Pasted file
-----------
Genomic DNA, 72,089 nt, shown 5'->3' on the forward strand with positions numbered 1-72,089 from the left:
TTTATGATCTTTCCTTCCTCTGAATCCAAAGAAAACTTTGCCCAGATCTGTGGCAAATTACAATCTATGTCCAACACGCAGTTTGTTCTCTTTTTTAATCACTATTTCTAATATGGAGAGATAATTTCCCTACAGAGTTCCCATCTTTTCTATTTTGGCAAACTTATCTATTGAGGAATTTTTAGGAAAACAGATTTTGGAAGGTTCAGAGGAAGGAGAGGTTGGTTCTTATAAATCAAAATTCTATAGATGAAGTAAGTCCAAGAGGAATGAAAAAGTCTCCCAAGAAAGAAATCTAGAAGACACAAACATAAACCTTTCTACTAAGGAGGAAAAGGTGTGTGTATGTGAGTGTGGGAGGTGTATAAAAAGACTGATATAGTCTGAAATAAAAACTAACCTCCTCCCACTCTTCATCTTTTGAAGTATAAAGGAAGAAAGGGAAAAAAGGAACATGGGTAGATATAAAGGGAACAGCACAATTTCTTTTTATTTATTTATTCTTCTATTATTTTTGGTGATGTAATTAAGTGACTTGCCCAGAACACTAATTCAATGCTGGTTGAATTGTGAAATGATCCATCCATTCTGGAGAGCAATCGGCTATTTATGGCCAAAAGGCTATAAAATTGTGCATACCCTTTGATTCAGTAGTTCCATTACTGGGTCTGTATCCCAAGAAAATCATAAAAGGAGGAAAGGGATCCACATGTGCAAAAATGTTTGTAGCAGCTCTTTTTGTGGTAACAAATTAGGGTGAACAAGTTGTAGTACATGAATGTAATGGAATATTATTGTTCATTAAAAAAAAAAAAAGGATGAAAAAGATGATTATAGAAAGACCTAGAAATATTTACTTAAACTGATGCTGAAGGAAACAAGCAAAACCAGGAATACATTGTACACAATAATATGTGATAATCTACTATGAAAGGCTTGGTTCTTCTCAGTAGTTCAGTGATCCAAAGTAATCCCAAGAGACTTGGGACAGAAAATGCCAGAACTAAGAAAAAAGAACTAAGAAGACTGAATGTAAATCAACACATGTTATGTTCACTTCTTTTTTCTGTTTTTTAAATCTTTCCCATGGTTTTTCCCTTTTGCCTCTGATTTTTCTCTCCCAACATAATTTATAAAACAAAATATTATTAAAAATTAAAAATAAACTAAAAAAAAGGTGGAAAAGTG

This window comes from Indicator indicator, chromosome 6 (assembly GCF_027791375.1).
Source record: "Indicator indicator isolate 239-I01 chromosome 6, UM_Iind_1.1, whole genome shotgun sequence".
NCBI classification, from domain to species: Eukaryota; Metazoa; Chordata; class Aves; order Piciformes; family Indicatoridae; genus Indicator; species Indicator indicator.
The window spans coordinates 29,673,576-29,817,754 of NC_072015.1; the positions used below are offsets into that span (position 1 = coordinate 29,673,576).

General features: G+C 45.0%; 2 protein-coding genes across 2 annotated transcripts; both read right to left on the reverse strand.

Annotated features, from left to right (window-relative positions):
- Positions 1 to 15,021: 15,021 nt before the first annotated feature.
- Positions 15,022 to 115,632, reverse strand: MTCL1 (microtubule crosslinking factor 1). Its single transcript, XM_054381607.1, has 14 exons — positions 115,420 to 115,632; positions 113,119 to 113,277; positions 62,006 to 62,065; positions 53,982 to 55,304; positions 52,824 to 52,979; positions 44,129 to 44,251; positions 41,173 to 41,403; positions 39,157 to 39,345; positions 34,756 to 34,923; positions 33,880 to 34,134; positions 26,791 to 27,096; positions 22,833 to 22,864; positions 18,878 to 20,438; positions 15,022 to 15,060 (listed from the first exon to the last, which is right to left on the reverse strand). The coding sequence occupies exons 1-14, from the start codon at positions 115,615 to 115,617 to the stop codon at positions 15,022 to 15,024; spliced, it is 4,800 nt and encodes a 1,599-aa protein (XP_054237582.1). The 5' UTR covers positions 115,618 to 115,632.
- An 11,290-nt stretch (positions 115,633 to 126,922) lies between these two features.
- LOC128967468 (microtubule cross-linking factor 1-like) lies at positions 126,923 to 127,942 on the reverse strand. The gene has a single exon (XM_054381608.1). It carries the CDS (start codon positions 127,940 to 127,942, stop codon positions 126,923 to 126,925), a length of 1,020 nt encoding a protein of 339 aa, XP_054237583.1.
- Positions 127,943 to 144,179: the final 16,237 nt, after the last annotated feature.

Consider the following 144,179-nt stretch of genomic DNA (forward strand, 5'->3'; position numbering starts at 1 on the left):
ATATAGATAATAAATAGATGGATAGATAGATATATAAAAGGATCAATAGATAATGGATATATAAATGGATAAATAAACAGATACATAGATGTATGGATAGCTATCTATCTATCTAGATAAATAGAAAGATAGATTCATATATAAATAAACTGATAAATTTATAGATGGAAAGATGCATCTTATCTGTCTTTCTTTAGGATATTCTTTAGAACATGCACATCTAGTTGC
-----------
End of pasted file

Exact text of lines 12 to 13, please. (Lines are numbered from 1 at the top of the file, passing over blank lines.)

- LOC128967468 (microtubule cross-linking factor 1-like) lies at positions 126,923 to 127,942 on the reverse strand. The gene has a single exon (XM_054381608.1). It carries the CDS (start codon positions 127,940 to 127,942, stop codon positions 126,923 to 126,925), a length of 1,020 nt encoding a protein of 339 aa, XP_054237583.1.
- Positions 127,943 to 144,179: the final 16,237 nt, after the last annotated feature.